4) Few modern controllers will have a problem operating in parallel. It was an issue in the past but is mostly overcome by improved controller design.
5) If you can afford it, oversizing (all parts together) your system is definitely advisable but still must be in some reasonable proportion to your battery and consumption.
6) Be careful combining different panels. All ‘12V’ panels don’t have the same Vmp and Imp and differences must be taken into account.
7) Be careful combining panels with MC4 connectors. Most cables, regardless of size, have 20A MC4 contacts but 30A contacts are available. If using a premade ‘Y’ connector, check its max ampacity. DO NOT assume a 10AWG cable can carry more than 20A because the contacts. Connections will overheat and melt if run for long periods at full capacity. This is likely a problem Marshall has not been made aware. Since most systems don’t run at full capacity or for only a short period, this may be tolerable but is a major source of voltage drop.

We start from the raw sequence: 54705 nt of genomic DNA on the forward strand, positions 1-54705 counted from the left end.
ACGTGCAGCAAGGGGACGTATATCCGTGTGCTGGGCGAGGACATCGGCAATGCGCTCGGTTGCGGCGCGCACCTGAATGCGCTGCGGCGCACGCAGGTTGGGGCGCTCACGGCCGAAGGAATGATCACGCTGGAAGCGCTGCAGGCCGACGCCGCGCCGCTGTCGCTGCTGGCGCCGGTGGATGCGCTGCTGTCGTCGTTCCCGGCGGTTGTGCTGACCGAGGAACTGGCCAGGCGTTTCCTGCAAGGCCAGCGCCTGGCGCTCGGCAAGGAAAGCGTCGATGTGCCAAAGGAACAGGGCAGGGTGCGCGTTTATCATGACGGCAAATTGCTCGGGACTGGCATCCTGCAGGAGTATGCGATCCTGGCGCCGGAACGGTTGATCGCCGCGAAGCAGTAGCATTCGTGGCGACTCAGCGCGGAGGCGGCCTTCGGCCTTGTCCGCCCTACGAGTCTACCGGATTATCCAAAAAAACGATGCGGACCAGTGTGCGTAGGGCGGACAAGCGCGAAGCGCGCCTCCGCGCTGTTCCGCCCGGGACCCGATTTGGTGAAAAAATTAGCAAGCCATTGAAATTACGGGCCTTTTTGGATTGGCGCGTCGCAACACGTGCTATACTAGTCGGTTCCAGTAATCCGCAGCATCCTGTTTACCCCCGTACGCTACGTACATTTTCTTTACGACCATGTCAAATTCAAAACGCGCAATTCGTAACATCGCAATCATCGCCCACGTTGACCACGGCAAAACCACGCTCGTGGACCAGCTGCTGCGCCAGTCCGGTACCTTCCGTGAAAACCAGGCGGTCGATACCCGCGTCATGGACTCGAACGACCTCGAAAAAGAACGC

8) Current flowing from the panels to the controller, even if all in parallel, will be less than the current flowing from the controller to the battery. Make cable size calculations appropriately. For instance, ‘12V’ panels typically have a Vmp around 16-17V. 12V batteries charger around 14.4V. Moving 600W at 16V results in a current of (600/16) = 37.5A moving to the charge controller. Moving 600W at 14.4V from the charge controller to the battery (600/14.4) = 41.6A.
9) Trimming wire to fit into a smaller socket is not a good idea. There are special ‘pin terminals’ made of solid copper designed specifically to make this adaptation. Search Amazon for ‘solid pin terminal’. Here is one specifically for a 4AWG wire into a 6AWG socket. Morris 90970 Straight Solid Pin Terminal Connectors No.6 Awg Cable To No.4 Pin, 1 Pack: Amazon.com: Industrial & Scientific. These are very expensive and a reason not to oversize wire too much.